Discovering my own eco-psychology

Sitting outside my tutor’s office with a half-written essay in my hand and a pit feeling in my stomach wasn’t the best way to start Hilary term. Contemplating rustication or powering through a term of deadlines while finding it difficult to get out of bed in the morning was a tough decision. 

I wasn’t alone in my uncertainty. Nearly one-third of university students in the UK report symptoms of depression and anxiety. This is an ever-increasing number in high-intensity environments, with Oxford being obvious. There is, however, one essential resource that is accessible to everyone, free of charge, and surrounding us at all times: our natural world. 

Mathew White, an environmental psychologist at the University of Exeter, investigated the correlation between time spent in nature and our mental health. The study of 20,000 people found that those who spend a minimum of 120 minutes in our natural world “were substantially more likely to report good health and psychological wellbeing than those who don’t”. Clearly, we are interdependent with nature – and yet we neglect this so frequently.  

How are we dependent on our environment?

Eco-psychology is a field which emerged in the 1960s and focuses on this relationship between humans and the Earth. Some of the most recent findings outline a correlation between behaviour disorders and limited time outside: coined by Richard Louv in Last Child in the Woods, the term ‘Nature Deficit Disorder’ (NDD) has become one of the most common behavioural disorders. In 2019, Louv referred to NDD as “a description of the human costs of alienation from nature” and went on to blame poor urban planning for the separation created between people and the natural world. 

In a paper published by Science Advances, 26 authors set out a framework formally recognising the impact of nature on mental health. They found an association between common types of nature experiences and increased well-being, that this association extends to reducing risk factors of mental illness, and that opportunities for some types of nature experience are decreasing.

Speaking with Rachel Busby, St. Anne’s Welfare Dean, gave me greater insight into this phenomenon. She discussed how “time outside, particularly in high-quality green spaces, promotes increased oxygen intake”, which in turn increases the release of endorphins and serotonin. These natural painkillers are vital for our day-to-day coping. Reducing the accessibility of these opportunities is not a temporary or trivial issue – it is clear that inaccessibility creates generational amnesia and what is known as the ‘extinction of experience’, which refers to the consistent lack of development in our attitudes and behaviour to conservation.

Beyond science, how does the environment contribute to mental health recovery?

I am a first-year law student with no history of mental health issues – until I started university. With intense deadlines, all-nighters, and imposter syndrome, I crumbled instantly. I woke up every day feeling like a failure at the institution I worked tirelessly to get into. While I am grateful to be in the process of recovery, it was an unprecedented struggle that I never anticipated I would face. 

One adverse effect of anxiety and depression medication was a persistent low mood during the first few weeks of starting medication. Getting out of bed and starting my day became one of the hardest things I ever had to do. However, one consistency in my recovery was visiting the Botanic Gardens and Arboretum. Whenever I felt a wave of anxiety or low mood, the Gardens gave me an incentive to get out of bed. I had a purpose for my day. It grounded me in what felt like a pool of missed opportunities.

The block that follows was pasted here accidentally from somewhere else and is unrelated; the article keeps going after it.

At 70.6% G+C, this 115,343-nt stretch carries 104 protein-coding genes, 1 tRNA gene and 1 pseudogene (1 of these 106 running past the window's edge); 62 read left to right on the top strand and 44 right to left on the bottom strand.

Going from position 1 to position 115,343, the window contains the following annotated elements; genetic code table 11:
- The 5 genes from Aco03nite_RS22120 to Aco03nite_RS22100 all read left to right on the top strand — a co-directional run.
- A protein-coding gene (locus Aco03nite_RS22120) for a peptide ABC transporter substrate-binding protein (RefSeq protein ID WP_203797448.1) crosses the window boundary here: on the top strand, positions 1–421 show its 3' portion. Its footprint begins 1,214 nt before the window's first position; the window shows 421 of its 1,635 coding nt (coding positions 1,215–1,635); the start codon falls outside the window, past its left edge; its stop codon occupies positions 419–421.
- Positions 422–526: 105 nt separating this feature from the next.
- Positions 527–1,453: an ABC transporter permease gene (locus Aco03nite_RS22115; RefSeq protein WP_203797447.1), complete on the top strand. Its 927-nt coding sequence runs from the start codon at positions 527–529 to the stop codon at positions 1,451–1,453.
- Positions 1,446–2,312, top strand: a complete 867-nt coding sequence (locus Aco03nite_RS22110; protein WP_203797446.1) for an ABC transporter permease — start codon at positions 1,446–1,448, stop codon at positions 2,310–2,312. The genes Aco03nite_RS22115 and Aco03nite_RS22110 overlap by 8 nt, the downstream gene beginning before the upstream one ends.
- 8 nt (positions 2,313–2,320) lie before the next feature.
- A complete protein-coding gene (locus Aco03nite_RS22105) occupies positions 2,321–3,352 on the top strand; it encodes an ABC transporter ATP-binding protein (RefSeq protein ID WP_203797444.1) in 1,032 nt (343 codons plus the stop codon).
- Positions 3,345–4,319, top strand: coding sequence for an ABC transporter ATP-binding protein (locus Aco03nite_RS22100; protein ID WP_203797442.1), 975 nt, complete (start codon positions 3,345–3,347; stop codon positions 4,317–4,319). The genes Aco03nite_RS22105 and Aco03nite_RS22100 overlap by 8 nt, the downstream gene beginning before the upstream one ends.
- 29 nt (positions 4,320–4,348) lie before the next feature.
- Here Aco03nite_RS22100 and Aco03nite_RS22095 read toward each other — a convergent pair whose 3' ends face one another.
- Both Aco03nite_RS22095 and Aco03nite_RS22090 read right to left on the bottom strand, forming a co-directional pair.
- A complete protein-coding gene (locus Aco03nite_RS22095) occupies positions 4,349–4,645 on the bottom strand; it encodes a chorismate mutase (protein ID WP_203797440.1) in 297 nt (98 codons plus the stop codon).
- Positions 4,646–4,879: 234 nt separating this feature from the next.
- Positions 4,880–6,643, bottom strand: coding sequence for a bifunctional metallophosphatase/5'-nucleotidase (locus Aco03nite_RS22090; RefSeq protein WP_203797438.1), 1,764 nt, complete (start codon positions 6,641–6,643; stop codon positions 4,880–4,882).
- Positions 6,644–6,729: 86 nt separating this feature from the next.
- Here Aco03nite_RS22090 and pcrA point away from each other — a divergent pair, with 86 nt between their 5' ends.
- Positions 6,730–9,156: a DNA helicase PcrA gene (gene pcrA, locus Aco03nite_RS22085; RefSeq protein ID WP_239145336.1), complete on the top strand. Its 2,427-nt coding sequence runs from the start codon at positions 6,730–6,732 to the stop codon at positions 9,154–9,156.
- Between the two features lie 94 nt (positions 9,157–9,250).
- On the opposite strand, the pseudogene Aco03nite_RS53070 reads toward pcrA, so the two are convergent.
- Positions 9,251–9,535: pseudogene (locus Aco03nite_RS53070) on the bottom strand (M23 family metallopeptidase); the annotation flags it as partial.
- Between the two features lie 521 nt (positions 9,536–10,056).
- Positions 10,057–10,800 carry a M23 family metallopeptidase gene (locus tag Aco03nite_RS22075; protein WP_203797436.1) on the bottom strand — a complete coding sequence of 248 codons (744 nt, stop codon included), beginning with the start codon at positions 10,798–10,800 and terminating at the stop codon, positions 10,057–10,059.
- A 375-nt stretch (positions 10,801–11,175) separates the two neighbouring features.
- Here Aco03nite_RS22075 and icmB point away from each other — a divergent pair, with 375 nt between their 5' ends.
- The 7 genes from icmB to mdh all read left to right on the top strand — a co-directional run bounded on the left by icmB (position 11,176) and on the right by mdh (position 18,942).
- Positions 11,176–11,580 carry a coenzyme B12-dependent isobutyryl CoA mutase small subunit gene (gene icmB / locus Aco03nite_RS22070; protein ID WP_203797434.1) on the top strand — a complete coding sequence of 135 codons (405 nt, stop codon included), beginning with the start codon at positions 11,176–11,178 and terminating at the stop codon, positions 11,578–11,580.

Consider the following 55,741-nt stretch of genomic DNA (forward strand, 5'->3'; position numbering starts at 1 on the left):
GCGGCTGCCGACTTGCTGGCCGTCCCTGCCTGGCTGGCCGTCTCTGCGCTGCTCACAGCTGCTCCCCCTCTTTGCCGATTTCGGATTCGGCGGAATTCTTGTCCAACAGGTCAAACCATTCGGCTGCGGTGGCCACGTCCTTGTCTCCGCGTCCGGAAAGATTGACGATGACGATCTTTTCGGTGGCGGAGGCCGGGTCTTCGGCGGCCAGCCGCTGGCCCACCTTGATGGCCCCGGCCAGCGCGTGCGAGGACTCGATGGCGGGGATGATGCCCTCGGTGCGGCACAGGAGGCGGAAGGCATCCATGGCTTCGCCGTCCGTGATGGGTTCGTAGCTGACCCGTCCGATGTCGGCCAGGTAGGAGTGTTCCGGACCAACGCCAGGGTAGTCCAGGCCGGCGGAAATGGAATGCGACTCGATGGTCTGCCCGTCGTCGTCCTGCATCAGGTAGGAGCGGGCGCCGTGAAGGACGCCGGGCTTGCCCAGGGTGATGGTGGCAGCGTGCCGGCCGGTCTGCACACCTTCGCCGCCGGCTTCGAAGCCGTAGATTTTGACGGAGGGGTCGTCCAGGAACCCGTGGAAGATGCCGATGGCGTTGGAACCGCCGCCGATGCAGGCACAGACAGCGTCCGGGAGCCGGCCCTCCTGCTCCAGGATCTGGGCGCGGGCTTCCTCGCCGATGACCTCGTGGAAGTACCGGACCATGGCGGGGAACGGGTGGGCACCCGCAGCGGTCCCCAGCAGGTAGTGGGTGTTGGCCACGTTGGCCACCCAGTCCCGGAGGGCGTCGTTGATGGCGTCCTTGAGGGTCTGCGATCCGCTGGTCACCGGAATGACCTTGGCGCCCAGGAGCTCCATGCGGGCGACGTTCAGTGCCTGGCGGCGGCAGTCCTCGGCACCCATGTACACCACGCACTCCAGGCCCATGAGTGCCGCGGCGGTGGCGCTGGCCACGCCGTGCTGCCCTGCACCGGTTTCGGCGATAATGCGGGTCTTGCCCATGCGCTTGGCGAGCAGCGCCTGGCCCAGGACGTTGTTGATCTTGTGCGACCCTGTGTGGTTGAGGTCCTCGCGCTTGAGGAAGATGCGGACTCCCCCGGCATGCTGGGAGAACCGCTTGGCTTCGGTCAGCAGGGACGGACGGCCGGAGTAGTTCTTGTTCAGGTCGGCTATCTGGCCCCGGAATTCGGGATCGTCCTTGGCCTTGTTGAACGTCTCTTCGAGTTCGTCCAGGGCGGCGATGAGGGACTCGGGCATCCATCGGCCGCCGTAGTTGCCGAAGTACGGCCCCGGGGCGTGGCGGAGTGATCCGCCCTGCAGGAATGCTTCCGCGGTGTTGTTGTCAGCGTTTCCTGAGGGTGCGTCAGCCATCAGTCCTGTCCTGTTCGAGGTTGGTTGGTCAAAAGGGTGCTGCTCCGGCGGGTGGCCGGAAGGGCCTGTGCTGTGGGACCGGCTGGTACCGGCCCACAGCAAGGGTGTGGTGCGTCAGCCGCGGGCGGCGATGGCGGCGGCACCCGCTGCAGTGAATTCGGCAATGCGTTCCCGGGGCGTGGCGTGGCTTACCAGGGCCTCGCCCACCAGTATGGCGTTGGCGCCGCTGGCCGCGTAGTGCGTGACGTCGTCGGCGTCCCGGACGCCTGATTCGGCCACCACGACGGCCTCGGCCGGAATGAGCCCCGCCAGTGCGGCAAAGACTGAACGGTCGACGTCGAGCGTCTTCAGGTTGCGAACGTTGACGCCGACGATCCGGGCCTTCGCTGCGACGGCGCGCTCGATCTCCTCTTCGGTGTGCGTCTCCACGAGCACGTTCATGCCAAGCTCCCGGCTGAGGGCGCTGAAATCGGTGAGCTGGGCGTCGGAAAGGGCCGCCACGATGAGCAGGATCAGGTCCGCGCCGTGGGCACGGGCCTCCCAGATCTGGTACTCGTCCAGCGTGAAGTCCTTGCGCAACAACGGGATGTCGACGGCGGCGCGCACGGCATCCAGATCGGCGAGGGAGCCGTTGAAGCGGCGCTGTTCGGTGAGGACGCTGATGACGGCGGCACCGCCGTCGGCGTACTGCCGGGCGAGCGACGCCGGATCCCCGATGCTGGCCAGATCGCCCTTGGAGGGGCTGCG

Rachel Busby also considers this sense of ‘groundedness’, relaying how being connected with nature gives us “time out of our heads and opportunities to just be present in the moment”. This was, again, an insight I internalised. It allows us to “gain a sense of a bigger picture, one of hope and possibility”. I came to realise that seeing growth in nature encourages growth within ourselves; hopelessness and discontent can develop into gratitude and motivation. If the environment around us can persevere, so can we. 

Why is this a pressing matter?

In 2021, around 85 percent of the UK was living in urban areas. We are in what is known as an ‘urban century’, where there are continual demographic and social shifts. This catalyses the move to urban individualism which comes with loneliness. While seemingly inconsequential, loneliness can increase the risk of death by 45 percent. Even in cities where you feel fulfilled and have meaningful social contact, having access to natural features is invaluable for feeling happy. However, there is hope! Urbanisation does not mean a permanent shift away from the natural world – it is possible to co-exist with our environment, despite feeling disconnected. 

There are a plethora of organisations around Oxford that aim to conserve local habitats – essentially, giving back to the ecosystems around us. Charities such as Wild Oxfordshire seek to create a more biodiverse Oxfordshire for the benefit of all. They do this through community ecology projects that utilise volunteers for habitat connectivity. These projects are beneficial for carbon storage and biodiversity. Wild Oxfordshire has managed over 400 hectares of habitat and delivered over 22,000 hours of support.

Such initiatives give us a well-needed nudge to live in harmony with our environment. Our interconnectedness is beautiful and beneficial for all. Just 120 minutes is all it takes to feel less anxious – try taking a stroll around the University Parks, Botanic Gardens, or any other green nook around Oxford. Nurturing your relationship with the world around you will inadvertently help you nurture your relationship with yourself — and during these stressful times, this is of utmost importance.